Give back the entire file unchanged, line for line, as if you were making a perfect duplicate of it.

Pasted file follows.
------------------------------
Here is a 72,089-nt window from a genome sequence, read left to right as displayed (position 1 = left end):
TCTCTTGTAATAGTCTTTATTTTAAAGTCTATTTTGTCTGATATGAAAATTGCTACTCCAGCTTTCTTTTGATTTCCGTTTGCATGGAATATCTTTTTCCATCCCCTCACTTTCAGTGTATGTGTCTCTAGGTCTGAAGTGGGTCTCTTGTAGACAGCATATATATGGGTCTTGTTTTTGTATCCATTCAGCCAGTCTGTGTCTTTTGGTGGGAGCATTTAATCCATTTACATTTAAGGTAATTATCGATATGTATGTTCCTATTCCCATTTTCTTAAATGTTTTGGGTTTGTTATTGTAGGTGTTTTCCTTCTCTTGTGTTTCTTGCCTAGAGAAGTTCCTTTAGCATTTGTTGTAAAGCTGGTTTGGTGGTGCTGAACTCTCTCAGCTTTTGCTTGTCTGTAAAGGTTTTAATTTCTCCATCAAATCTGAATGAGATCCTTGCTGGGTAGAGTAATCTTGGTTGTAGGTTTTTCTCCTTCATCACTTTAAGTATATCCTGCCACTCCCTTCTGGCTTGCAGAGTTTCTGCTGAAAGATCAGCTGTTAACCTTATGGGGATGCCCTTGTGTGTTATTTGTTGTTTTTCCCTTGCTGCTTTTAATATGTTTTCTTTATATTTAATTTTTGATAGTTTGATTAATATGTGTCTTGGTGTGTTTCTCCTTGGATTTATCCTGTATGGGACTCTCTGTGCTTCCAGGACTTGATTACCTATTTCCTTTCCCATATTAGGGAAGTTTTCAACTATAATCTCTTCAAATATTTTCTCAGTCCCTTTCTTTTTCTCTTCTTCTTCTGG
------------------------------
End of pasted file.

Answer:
Here is a 72,089-nt window from a genome sequence, read left to right as displayed (position 1 = left end):
TCTCTTGTAATAGTCTTTATTTTAAAGTCTATTTTGTCTGATATGAAAATTGCTACTCCAGCTTTCTTTTGATTTCCGTTTGCATGGAATATCTTTTTCCATCCCCTCACTTTCAGTGTATGTGTCTCTAGGTCTGAAGTGGGTCTCTTGTAGACAGCATATATATGGGTCTTGTTTTTGTATCCATTCAGCCAGTCTGTGTCTTTTGGTGGGAGCATTTAATCCATTTACATTTAAGGTAATTATCGATATGTATGTTCCTATTCCCATTTTCTTAAATGTTTTGGGTTTGTTATTGTAGGTGTTTTCCTTCTCTTGTGTTTCTTGCCTAGAGAAGTTCCTTTAGCATTTGTTGTAAAGCTGGTTTGGTGGTGCTGAACTCTCTCAGCTTTTGCTTGTCTGTAAAGGTTTTAATTTCTCCATCAAATCTGAATGAGATCCTTGCTGGGTAGAGTAATCTTGGTTGTAGGTTTTTCTCCTTCATCACTTTAAGTATATCCTGCCACTCCCTTCTGGCTTGCAGAGTTTCTGCTGAAAGATCAGCTGTTAACCTTATGGGGATGCCCTTGTGTGTTATTTGTTGTTTTTCCCTTGCTGCTTTTAATATGTTTTCTTTATATTTAATTTTTGATAGTTTGATTAATATGTGTCTTGGTGTGTTTCTCCTTGGATTTATCCTGTATGGGACTCTCTGTGCTTCCAGGACTTGATTACCTATTTCCTTTCCCATATTAGGGAAGTTTTCAACTATAATCTCTTCAAATATTTTCTCAGTCCCTTTCTTTTTCTCTTCTTCTTCTGG